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GfK is the trusted source of relevant market and consumer information that enables its clients to make smarter decisions. More than 13,000 market research experts combine their passion with GfK’s long-standing data science experience. This allows GfK to deliver vital global insights matched with local market intelligence from more than 100 countries. By using innovative technologies and data sciences, GfK turns big data into smart data, enabling its clients to improve their competitive edge and enrich consumers' experiences and choices.

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Latest insights

Here you can find the latest global news, studies and publications from GfK.

View all global insights from GfK

    • 07/25/17
    • Global Study
    • Global
    • English

    Latin Americans, Italians and Chinese most frequently entertain guests at home

    Download the full report of 80+ charts showing results by age, gender, income and children in household, for 17 countries.
    • 07/25/17
    • Global Study
    • Global
    • English

    Global study: frequency of entertaining guests at home

    On average, a quarter of people entertain guests in their home either daily or weekly, and a further third entertain monthly. Explore more.
    • 07/25/17
    • Health
    • Travel and Hospitality
    • Consumer Goods
    • Global
    • English

    How brands can appeal to pet parents

    With several family members on the move this spring, my husband and I found ourselves temporary caretakers for a series of pets including our niece’s cat. She was a sweet houseguest, although our own two cats didn’t think so. Fortunately, we are empty nesters with enough space that our feline lodger had her own two-room suite. Talk about being pampered! We are long-time devoted pet owners ourselves, so I wasn’t surprised at the amount of equipment, toys and other accoutrements that my niece dropped off with her “only child.” I was, however, slightly bemused by the tube of Freshpet refrigerated food she brought in a cooler. As a health-focused Millennial, she is a prime target for these products. I dutifully purchased refills during our guest’s stay, but didn’t become a convert. On the other hand, I was inspired to purchase a vertical scratching post for our cats. Our experience is a microcosm of several trends we’ve seen emerging in the pet market as a whole as GfK’s Point-of-Sale (POS) data reports show. Pet owners are focused on dietary health and trying new things. They don’t sit around the house all the time, either.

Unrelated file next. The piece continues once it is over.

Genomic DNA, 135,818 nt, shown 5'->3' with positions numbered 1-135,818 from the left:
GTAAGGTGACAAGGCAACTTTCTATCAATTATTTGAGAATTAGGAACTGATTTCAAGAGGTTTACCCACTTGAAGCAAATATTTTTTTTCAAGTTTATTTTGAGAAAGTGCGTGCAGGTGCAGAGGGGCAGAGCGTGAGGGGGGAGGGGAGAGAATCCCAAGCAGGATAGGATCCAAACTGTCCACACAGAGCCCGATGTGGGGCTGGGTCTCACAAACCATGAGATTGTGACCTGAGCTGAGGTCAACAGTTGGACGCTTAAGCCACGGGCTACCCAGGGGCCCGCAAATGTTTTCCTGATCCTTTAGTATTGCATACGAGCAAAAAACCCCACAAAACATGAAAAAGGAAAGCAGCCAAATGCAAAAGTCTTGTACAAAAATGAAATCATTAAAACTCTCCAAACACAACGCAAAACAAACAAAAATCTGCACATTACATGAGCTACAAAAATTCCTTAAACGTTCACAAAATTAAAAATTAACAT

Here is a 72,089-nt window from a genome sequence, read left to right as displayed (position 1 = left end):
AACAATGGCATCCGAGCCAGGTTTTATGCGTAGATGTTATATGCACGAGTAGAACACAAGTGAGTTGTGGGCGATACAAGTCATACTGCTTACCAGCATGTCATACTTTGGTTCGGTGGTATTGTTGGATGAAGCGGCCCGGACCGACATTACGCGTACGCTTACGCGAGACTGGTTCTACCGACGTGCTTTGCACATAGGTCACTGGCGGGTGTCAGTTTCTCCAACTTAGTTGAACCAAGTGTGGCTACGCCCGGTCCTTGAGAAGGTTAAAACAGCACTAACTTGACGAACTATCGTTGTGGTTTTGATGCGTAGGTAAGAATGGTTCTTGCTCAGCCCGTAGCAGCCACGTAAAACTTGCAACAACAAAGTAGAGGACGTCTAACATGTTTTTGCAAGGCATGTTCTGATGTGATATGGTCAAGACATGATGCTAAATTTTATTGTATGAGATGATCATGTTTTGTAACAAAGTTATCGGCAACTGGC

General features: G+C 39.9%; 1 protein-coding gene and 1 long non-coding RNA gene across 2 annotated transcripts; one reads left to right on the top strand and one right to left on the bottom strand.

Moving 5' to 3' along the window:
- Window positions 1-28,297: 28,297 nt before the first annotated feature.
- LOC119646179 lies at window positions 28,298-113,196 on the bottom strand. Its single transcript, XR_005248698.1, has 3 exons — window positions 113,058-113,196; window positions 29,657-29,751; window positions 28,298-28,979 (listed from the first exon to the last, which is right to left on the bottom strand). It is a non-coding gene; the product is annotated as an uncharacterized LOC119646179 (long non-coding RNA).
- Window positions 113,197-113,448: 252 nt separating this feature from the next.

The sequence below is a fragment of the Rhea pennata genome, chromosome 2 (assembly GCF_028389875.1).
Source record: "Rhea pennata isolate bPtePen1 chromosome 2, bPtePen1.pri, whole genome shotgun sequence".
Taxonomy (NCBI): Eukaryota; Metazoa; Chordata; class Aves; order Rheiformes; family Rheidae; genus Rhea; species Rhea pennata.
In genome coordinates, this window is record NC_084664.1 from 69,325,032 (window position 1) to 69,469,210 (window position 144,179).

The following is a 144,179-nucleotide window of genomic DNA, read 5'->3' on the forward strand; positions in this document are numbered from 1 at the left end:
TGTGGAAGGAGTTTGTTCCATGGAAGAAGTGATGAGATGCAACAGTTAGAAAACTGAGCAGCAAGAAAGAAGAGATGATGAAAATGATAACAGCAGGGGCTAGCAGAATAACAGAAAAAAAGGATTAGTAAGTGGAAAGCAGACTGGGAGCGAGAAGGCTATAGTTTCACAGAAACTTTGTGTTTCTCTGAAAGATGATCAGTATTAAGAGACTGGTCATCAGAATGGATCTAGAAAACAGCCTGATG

Dogs versus cats